The Admiralty mining district is a mining area in the U.S. state of Alaska which consists of Admiralty Island. Most of the gold recovered from the Admiralty district is a by-product of silver and base metal mining.

The mineral industry of Kazakhstan is one of the most competitive and fastest growing sectors of the country. Kazakhstan ranks second to Russia among the countries of the CIS in its quantity of mineral production. It is endowed with large reserves of a wide range of metallic ores, industrial minerals, and fuels, and its metallurgical sector is a major producer of a large number of metals from domestic and imported raw materials. In 2005, its metal mining sector produced bauxite, chromite, copper, iron, lead, manganese, and zinc ores, and its metallurgical sector produced such metals as beryllium, bismuth, cadmium, copper, ferroalloys, lead, magnesium, rhenium, steel, titanium, and zinc. The country produced significant amounts of other nonferrous and industrial mineral products, such as alumina, arsenic, barite, gold, molybdenum, phosphate rock, and tungsten. The country was a large producer of mineral fuels, including coal, natural gas, oil, and uranium. The country's economy is heavily dependent on the production of minerals. Output from Kazakhstan's mineral and natural resources sector for 2004 accounted for 74.1% of the value of industrial production, of which 43.1% came from the oil and gas condensate extraction. In 2004, the mineral extraction sector accounted for 32% of the GDP, employed 191,000 employees, and accounted for 33.1% of capital investment and 64.5% of direct foreign investment, of which 63.5% was in the oil sector. Kazakhstan's mining industry is estimated at US$29.5 billion by 2017.

Iron oxide copper gold ore deposits (IOCG) are important and highly valuable concentrations of copper, gold and uranium ores hosted within iron oxide dominant gangue assemblages which share a common genetic origin.

Carl Michael Lesher is an American geologist. He is an authority on the geology and origin of nickel-copper-platinum group element deposits, especially those associated with komatiites, their physical volcanology and localization, the geochemistry and petrology of associated rocks, and controls on their composition.

Mining in North Korea is important to the country's economy. North Korea is naturally abundant in metals such as magnesite, zinc, tungsten, and iron; with magnesite resources of 6 billion tonnes, particularly in the Hamgyeong-do and Jagang-do provinces. However, often these cannot be mined due to the acute shortage of electricity in the country, as well as the lack of proper tools to mine these materials and an antiquated industrial base. Coal, iron ore, limestone, and magnesite deposits are larger than other mineral commodities. Mining joint ventures with other countries include China, Canada, Egypt, and South Korea.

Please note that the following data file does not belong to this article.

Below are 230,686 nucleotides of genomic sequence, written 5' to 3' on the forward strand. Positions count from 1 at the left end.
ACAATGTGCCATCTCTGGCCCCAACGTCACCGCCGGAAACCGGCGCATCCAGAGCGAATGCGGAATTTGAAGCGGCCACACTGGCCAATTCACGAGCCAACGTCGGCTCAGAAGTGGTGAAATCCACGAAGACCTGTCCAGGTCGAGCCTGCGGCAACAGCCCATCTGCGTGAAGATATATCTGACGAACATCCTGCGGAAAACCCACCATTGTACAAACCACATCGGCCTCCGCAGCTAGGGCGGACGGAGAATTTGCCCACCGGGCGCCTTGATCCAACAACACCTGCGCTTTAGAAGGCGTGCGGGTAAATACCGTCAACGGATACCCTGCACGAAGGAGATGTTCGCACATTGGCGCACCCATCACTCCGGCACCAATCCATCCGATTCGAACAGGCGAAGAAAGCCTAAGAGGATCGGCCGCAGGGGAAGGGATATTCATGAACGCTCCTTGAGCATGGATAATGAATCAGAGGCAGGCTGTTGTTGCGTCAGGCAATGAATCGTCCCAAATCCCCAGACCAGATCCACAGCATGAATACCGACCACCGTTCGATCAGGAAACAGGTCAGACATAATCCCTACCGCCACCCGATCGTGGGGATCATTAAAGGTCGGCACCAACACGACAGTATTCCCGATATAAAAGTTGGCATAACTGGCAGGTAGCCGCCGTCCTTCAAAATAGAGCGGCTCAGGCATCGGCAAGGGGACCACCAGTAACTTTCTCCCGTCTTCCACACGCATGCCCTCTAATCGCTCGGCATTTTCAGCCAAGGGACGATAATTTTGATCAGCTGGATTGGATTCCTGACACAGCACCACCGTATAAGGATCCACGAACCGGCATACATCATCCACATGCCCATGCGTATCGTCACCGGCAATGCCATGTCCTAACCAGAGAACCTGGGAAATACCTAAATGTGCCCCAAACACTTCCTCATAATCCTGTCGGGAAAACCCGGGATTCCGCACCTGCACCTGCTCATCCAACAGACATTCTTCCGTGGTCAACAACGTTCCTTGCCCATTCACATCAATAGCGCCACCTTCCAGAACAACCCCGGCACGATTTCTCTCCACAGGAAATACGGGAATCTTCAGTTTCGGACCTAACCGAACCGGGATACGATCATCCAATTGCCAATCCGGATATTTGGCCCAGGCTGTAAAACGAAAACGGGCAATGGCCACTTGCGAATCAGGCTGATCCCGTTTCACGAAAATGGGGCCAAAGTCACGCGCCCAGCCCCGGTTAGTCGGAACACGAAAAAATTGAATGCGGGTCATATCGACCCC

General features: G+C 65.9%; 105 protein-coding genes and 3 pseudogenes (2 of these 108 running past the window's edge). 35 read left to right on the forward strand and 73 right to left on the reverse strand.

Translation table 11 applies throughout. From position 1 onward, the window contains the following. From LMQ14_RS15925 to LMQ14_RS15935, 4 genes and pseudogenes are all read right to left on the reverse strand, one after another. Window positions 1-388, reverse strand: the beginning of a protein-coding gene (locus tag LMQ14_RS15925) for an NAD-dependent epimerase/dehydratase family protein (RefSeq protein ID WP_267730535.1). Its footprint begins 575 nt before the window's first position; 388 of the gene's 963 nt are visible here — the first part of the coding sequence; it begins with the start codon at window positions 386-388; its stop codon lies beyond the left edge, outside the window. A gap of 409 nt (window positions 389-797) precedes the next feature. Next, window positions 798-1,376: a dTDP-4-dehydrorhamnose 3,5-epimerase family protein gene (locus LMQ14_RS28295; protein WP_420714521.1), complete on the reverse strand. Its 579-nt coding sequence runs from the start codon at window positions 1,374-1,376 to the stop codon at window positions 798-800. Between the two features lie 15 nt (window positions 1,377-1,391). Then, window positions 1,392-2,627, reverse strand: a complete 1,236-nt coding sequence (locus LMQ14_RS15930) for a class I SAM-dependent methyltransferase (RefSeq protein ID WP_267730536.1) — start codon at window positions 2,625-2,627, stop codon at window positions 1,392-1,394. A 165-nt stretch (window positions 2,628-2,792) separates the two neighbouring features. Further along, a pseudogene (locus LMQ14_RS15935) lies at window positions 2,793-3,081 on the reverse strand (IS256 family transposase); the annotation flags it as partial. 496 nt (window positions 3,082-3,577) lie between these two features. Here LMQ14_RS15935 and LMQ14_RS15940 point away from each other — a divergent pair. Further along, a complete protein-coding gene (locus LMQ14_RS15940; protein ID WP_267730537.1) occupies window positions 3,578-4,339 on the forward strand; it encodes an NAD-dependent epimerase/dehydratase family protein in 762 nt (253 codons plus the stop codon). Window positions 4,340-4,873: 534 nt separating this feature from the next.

Mining industry of Sudan

The mining industry of Sudan was mostly driven by extraction fuel minerals, with petroleum accounting for a substantial contribution to the country's economy, until the autonomous region of Southern Sudan became an independent country in July 2011. Gold, iron ore, and base metals are mined in the Hassai Gold Mine. Chromite is another important mineral extracted from the Ingessana Hills. Other minerals extracted are gypsum, salt, and cement. Phosphate is found in Mount Kuoun and Mount Lauro in eastern Nuba. Reserves of zinc, lead, aluminium, cobalt, nickel in the form of block sulfides, and uranium are also established. Large reserves of iron ore have been established.

Field (mineral deposit) natural concentration of raw materials in the earths crust, the mining of which is economically worthwhile

A field is a mineral deposit containing a metal or other valuable resources in a cost-competitive concentration. It is usually used in the context of a mineral deposit from which it is convenient to extract its metallic component. The deposits are exploited by mining in the case of solid mineral deposits and extraction wells in case of fluids.

References

  1. Guilbert, John M. and Charles F. Park, Jr. (1986) The Geology of Ore Deposits, W. H. Freeman, p. 1. ISBN   0-7167-1456-6
  2. "Background Paper - The Outlook for Metals Markets Prepared for G20 Deputies Meeting Sydney 2006" (PDF). The China Growth Story. WorldBank.org. Washington. September 2006. p. 4. Retrieved 2019-07-19.

Further reading